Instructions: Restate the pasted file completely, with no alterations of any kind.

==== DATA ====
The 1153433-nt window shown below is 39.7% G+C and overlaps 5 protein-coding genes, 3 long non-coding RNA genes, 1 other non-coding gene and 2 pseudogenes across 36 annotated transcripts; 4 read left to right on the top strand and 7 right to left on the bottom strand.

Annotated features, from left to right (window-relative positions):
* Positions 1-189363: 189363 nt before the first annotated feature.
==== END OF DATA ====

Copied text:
The 1153433-nt window shown below is 39.7% G+C and overlaps 5 protein-coding genes, 3 long non-coding RNA genes, 1 other non-coding gene and 2 pseudogenes across 36 annotated transcripts; 4 read left to right on the top strand and 7 right to left on the bottom strand.

Annotated features, from left to right (window-relative positions):
* Positions 1-189363: 189363 nt before the first annotated feature.